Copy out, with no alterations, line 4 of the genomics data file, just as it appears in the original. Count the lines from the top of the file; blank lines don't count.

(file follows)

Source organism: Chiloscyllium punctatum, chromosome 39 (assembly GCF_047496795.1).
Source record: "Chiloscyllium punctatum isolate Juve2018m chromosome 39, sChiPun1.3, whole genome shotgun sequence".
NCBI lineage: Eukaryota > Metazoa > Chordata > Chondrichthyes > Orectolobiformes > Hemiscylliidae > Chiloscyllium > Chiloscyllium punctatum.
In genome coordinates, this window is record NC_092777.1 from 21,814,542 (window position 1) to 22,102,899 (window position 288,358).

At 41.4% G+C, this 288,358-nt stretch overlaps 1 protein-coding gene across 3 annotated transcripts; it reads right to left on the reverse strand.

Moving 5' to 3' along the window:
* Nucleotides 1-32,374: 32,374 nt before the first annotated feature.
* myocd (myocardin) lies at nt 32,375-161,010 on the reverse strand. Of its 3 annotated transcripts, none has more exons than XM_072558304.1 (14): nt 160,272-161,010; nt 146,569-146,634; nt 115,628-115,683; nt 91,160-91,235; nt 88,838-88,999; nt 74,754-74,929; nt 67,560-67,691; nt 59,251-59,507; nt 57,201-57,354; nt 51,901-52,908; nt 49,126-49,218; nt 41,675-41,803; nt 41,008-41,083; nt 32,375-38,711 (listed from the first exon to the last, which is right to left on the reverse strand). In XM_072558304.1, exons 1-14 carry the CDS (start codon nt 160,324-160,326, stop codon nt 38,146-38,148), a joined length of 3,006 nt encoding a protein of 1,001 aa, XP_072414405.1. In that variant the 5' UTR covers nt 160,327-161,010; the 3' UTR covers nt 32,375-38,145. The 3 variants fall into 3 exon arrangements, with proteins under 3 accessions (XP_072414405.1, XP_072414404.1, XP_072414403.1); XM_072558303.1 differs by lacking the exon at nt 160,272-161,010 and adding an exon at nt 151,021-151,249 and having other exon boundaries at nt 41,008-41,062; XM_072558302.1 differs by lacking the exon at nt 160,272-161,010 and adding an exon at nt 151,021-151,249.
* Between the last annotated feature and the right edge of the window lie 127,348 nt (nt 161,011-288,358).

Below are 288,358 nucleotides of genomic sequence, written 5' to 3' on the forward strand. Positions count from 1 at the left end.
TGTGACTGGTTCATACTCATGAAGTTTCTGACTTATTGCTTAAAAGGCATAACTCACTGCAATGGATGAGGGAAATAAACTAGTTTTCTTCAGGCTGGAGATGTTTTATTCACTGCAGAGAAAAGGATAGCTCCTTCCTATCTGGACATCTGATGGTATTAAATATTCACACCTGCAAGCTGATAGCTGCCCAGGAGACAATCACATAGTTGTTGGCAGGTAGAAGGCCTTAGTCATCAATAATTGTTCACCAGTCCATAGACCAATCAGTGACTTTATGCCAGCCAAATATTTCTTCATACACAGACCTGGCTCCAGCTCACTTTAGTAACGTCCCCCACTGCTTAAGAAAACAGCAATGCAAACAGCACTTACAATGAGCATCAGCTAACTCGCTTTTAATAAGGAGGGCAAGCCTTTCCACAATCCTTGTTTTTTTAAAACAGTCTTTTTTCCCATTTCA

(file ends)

In genome coordinates, this window is record NC_092777.1 from 21,814,542 (window position 1) to 22,102,899 (window position 288,358).